At a camera shop we were able to get on a computer to check email; picked up something for Terryís ongoing sore throat at the pharmacy; stopped for a coffee with the group who was still sitting at the outdoor cafť and walked along the street window shopping. It seems in Plettenberg Bay stores are only open a half day on Saturdays. The rest of the day was a lazy one. Thatís okay; a down day would be good for us.

June 29

As we left the tourist section of Plettenberg Bay filled with hotels, restaurants and upscale decor shops and drove over the top of a hill and saw the part of Plettenberg Bay where the people who make the beds and scrub the floors in the hotels, cook and wash dishes in the restaurants and make the goods sold in the decor shops, call home. In South Africa, they call these ghettos ... "townships".

We drove west towards Cape Town along what is known as the "Garden Route". Near Knysna we passed large upscale homes as we climbed to a high viewpoint overlooking the "Heads" and "Featherbed Cove". The name "Featherbed" is derived from bygone sailing days when ships, en route to Knysna, would spend many weeks, sometimes months at sea. When they finally made it through the Heads, which marks the entrance to the bay, they would drop anchor in the safe calm cove and enjoy their first restful sleep, in some time, as though they were in a feather bed.

 
 
 

The cove is part of Knysna Lagoon, which is more accurately defined as an estuary where five fresh water rivers flow in from the surrounding Outeniqua Mountains and meet with the surging sea water flowing from the Indian Ocean through the Heads. Between the Heads, the course is a dangerous one, some regard Knysna as one of the most dangerous ports in the world ... many shipwrecked captains would agree. In 1928 the railway became a faster and safer mode of transport for exporting timber out of Knysna and commercial shipping declined until it was no longer referred to as a harbour after 1954.

Today Kynsna is a popular destination for tourists, golfers and retired seniors, especially among the British and former expats, due to the year-round warm climate.

It has also become a favourite haunt of artists, restaurateurs and hippies. We stopped for a coffee break and  picked up postage stamps.

 
 
 
 
 
 

Further along the coast we drove passed Wilderness Bay and stopped to look back from Dolphin Point which has a postcard view to the train bridge across the Kaaimans River.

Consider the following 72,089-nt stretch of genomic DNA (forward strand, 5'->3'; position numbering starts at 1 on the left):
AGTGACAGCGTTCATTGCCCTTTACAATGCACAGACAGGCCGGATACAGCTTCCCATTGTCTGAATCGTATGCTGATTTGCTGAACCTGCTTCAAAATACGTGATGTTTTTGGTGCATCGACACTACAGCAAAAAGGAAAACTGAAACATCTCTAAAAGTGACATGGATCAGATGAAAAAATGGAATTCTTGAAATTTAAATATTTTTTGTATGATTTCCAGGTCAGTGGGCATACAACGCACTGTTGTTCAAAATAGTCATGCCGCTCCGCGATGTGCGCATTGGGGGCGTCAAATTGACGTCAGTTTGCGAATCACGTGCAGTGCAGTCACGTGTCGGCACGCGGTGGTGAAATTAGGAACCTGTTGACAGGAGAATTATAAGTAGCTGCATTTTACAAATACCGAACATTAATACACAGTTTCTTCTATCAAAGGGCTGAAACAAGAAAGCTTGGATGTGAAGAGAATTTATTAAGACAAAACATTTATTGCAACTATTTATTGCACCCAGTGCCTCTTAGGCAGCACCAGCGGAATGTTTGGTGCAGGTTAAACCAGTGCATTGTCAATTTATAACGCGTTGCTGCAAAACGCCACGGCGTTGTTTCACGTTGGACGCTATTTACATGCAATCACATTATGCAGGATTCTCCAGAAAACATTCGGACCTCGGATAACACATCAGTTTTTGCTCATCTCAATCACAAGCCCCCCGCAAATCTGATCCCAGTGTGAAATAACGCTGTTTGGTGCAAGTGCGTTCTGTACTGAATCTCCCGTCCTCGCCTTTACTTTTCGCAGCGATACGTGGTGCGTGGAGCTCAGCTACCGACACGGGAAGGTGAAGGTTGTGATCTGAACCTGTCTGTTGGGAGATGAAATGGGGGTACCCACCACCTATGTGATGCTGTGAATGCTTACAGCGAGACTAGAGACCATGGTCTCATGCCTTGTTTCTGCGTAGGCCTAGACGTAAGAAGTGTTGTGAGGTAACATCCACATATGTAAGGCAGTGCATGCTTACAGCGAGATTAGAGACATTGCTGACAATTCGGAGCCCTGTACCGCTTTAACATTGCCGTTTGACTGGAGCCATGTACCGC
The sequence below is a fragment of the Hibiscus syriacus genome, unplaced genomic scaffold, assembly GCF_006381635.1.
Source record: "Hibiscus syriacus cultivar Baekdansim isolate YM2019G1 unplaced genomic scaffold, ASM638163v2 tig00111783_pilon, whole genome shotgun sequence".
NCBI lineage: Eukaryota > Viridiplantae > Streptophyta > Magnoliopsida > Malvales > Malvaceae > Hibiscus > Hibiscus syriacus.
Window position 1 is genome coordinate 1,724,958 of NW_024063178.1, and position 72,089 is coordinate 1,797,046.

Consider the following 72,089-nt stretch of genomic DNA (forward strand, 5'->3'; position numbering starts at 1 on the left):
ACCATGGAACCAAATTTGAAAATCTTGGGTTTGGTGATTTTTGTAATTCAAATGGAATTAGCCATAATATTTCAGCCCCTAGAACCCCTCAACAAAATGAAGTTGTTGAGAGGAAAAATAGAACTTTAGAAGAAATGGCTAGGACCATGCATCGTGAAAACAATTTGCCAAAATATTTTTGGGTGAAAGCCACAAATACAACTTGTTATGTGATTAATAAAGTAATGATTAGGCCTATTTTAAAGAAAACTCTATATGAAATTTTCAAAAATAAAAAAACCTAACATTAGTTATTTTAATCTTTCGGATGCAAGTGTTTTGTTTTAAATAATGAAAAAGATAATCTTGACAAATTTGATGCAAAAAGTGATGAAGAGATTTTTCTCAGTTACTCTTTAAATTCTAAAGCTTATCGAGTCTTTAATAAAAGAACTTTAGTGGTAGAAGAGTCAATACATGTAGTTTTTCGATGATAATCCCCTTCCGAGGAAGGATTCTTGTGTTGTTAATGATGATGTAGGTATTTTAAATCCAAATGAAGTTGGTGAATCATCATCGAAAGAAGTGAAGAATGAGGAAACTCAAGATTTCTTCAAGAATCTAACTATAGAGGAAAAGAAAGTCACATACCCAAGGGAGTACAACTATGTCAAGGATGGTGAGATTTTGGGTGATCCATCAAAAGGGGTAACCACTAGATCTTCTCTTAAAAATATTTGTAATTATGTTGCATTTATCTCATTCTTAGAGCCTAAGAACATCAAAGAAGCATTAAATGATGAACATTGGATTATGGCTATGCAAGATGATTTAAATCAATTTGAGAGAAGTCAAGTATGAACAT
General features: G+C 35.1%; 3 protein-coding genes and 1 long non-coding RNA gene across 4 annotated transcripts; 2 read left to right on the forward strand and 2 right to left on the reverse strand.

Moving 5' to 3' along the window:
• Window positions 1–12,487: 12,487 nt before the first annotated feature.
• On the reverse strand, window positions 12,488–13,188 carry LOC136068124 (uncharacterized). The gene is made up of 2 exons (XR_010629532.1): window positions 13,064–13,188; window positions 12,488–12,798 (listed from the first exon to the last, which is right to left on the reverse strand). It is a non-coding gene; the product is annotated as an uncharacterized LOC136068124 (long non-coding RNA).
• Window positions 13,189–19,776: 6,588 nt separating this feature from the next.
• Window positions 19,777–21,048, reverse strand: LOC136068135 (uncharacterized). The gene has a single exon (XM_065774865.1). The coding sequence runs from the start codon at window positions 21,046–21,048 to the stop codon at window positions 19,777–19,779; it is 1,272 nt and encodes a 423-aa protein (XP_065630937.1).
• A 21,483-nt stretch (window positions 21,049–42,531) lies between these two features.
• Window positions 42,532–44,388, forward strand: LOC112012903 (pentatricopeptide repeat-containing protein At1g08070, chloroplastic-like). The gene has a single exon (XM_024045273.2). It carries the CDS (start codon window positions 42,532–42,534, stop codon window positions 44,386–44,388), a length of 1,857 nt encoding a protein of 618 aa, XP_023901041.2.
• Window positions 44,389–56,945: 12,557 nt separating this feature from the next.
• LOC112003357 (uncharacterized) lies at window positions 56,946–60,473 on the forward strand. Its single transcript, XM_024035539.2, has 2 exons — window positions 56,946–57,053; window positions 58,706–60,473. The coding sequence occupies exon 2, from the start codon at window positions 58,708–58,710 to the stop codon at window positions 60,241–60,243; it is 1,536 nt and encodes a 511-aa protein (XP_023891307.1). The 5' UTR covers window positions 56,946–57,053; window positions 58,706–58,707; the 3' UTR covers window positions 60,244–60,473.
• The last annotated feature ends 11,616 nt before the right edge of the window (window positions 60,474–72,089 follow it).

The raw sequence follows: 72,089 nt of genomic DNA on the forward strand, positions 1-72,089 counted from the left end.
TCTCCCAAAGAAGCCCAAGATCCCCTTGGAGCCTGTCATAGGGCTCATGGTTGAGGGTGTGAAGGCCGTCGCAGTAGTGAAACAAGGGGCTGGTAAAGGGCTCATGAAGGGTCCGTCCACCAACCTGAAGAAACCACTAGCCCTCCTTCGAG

A steam train, popular with tourists and photographers (lots of photos on the internet), used to run between George and Knysna, but the railway line was severely damaged in 2007 from landslides after heavy rains and extreme flooding. There are efforts underway to make repairs and resume full service in 2008 but as of today some the slide damage can still be seen on the Dolphin Point side of the train bridge and the train is only operating between George and Mossel Bay.

 
 

The scenery changed as we drove through the mountains towards Oudtshoorn and the Cango Caves.

 
 

The Cango Caves are a 5 km chain of limestone caverns (only about 25% are open to tourists) and there may yet be more found. They are South Africaís oldest surviving tourist attraction and the first to be protected by environmental legislation.

Although there is now proof the caves have been known and used by man for more than 80,000 years, they were, according to legend, rediscovered in 1780. Later many of the caves significant discoveries were made by its full-time guide (South Africaís first full-time tourist guide) Johnnie van Wassenaar who walked these caves for 43 years until his retirement in 1934.

 
 
 
 

Today some of the chambers display an impressive show of stalagmites and stalactites. The time to create many of these formations, depends on the supply of water and carbon dioxide ... in the case of the Cango Caves it took millions of years and they are still in the making. We took the "standard tour" which meant we stayed upright; Nick and Zack, however, took the "adventure tour" which took them into places where they crawled in narrow passages and slithered through horizontal crevices ... the smallest being only 30cm high.